These days I find myself appalled, aghast, and absolutely addicted to following the political scene in the U.S.
Each morning I get the “Washington Post” from the porch, pull off the plastic cover, and read it voraciously while wolfing down breakfast and guzzling coffee.
Then I watch videos on the Internet of one candidate or another making a statement that is outrageous or flat-out wrong and later claiming that he or she didn’t mean it or that it was just a joke.
I can hardly believe what I’m hearing or reading
There’s Michelle Bachmann stating her intent on her first day as President to march into to the EPA office and just shut it down. After all the agency has issued one set of “job-destroying” regulations after another.
I long to pose a question to her in one of those contentious debates—this mother of 5 children and foster-mother of 23. Something very short and to the point. Something like this,
Michelle, In terms of EPA regulations, I have two words for you: Love Canal. Can you respond?
Then there’s Herb Cain with his 9-9-9 tax plan, proposed without his considering that a 9% federal sales tax on top of a hefty state sales tax would be a huge increase for those who can least afford it.
And Rick Perry out of nowhere bringing up the birther issue again while being questioned about his proposed simplification of the IRS regulations. I feel bad for some of the journalists who have to report this stuff. The other night the one interviewing Perry looked so taken aback that I was afraid he might have a stroke right there on camera.
Rick Perry’s right about immigration
All the more reason why it’s been strange to find myself in violent agreement with Rich Perry on one controversial matter, namely the question of allowing “illegal immigrants” to pay in-state tuition to attend state universities. I’ve argued here–that in terms of addressing the issue of a demographic imbalance in the U.S.— the policy makes perfect sense.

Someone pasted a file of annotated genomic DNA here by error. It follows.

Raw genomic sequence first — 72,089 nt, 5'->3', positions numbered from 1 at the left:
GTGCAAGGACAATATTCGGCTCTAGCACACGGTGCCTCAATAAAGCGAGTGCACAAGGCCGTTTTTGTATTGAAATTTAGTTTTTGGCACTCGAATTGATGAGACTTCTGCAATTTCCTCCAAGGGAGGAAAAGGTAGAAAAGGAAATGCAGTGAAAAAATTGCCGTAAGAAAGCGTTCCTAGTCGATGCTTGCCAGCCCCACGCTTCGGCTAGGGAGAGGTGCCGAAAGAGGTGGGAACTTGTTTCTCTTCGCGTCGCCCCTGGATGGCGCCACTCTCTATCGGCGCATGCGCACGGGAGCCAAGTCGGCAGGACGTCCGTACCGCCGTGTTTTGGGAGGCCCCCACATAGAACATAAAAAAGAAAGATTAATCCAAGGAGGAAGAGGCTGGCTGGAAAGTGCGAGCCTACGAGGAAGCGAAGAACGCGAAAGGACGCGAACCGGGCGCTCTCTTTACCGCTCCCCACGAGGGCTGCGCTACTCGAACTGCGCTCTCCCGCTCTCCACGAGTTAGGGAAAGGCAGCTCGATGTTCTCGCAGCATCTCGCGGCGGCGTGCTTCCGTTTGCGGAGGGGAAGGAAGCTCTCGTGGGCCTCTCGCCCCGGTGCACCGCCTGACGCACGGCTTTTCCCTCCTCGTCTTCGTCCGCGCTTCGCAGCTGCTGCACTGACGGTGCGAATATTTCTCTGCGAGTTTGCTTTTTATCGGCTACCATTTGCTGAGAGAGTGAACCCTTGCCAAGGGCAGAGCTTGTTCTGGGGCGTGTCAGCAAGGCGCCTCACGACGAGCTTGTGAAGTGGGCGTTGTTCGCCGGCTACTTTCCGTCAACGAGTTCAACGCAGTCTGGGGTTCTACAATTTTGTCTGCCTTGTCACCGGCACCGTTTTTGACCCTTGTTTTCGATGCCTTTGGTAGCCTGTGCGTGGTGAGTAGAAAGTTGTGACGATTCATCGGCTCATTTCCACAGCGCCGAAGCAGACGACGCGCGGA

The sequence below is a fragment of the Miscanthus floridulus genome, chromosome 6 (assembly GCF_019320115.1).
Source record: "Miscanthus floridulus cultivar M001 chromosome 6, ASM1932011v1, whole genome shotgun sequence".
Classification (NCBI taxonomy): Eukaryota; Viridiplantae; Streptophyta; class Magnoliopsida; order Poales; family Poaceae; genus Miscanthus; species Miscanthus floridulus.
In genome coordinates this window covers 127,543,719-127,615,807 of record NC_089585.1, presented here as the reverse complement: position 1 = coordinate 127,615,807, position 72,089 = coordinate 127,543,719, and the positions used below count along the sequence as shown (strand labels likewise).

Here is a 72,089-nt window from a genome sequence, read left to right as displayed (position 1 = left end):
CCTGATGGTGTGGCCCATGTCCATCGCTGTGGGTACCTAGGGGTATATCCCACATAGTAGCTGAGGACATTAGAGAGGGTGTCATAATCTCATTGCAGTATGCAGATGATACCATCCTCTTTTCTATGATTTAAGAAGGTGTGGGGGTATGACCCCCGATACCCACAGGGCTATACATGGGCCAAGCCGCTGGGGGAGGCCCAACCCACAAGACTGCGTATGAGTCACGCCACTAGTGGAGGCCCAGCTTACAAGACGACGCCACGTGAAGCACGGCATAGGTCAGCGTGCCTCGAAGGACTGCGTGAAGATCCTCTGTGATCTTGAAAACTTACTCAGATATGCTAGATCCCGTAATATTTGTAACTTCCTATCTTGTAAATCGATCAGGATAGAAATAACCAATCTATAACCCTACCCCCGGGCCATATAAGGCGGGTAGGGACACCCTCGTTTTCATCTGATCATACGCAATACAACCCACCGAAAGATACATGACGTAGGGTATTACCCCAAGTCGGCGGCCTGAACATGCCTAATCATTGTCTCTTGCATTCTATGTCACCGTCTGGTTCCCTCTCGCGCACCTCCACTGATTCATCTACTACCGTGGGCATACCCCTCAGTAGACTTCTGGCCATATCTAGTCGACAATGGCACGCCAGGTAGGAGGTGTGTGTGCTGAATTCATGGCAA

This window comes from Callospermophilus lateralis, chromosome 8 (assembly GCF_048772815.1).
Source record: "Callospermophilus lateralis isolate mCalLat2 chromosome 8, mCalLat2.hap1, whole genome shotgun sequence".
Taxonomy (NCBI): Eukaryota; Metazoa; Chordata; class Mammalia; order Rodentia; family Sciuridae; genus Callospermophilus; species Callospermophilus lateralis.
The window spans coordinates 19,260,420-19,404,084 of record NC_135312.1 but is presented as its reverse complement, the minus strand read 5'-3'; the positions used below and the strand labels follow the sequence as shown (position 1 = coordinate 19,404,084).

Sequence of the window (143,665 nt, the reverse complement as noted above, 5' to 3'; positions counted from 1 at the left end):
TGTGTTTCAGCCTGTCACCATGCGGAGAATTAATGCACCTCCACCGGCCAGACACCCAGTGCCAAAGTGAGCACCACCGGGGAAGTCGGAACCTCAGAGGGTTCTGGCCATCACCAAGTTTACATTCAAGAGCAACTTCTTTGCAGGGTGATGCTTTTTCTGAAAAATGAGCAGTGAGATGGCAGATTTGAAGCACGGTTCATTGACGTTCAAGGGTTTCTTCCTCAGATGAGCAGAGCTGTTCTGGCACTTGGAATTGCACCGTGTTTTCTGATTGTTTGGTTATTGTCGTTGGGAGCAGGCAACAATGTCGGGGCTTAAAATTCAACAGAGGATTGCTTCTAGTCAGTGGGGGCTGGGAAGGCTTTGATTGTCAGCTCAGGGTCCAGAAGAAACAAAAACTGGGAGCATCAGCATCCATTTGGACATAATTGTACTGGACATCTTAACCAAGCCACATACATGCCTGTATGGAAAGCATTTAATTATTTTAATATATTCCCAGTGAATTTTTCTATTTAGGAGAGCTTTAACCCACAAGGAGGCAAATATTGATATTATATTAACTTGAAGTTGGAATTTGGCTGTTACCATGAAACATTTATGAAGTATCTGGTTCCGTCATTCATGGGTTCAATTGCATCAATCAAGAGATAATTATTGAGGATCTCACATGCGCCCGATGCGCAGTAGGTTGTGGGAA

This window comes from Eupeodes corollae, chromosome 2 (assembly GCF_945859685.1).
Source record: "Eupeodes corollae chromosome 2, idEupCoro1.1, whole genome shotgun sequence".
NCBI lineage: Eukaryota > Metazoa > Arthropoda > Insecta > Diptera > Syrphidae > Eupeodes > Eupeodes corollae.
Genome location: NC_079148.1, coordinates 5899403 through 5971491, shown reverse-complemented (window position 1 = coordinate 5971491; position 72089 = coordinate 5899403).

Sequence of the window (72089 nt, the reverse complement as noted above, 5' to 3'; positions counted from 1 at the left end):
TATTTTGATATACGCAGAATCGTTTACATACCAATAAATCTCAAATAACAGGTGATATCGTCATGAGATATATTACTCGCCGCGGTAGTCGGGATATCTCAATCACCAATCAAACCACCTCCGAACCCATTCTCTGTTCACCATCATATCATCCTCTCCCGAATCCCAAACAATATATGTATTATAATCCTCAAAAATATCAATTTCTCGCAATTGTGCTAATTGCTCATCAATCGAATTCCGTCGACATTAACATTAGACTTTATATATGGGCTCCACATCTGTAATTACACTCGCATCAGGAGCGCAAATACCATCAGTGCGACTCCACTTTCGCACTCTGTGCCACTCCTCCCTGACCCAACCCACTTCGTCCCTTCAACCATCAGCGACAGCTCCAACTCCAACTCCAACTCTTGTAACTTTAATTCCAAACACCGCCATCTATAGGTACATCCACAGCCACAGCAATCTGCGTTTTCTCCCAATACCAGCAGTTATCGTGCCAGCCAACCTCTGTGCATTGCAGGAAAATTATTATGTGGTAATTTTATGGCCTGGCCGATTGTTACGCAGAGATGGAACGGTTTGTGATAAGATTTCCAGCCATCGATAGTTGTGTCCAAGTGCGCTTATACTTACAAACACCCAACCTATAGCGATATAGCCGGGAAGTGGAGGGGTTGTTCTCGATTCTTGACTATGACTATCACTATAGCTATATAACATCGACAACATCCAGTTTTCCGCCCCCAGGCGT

We have what’s often portrayed as too many old—read “unproductive”—people but is actually too few young people. I don’t believe that Governor Perry has explicity raised the demographic imbalance question, but nonetheless I agree with his position.
Then there’s the organic chemistry issue
Just this morning I realized that I empathize with him on the matter of organic chemistry grades. He’s let it be known that he wanted to be a veterinarian but couldn’t because he flunked organic chemistry. It’s something he’s brought up again and again, seeming to take a sort of perverse pride in it.
At first I thought he was just dumb. But then it hit me. When I was in college, I had the option of a two-course or a three-course organic chemistry series. I started the two-course series and hated it. It was a rapid-fire overview, a race against the clock, emphasizing memorization over comprehension.
I decided not to finish the course and took an incomplete. Later I took the much better three-course series. Maybe Rick Perry had a similar experience, but Texas A&M didn’t have a three-course series. Just saying that it’s possible.
So I actually get where Rick Perry’s coming on some matters, and that’s more than I can say about Michelle Bachman.
What about you? Are you obsessed with the current political scene? Or are you able to ignore it and hope for the best? Does it scare you, worry you, amuse you, baffle you, or some combination of these? I’d be most interested in your opinion.
photo by gageskidmore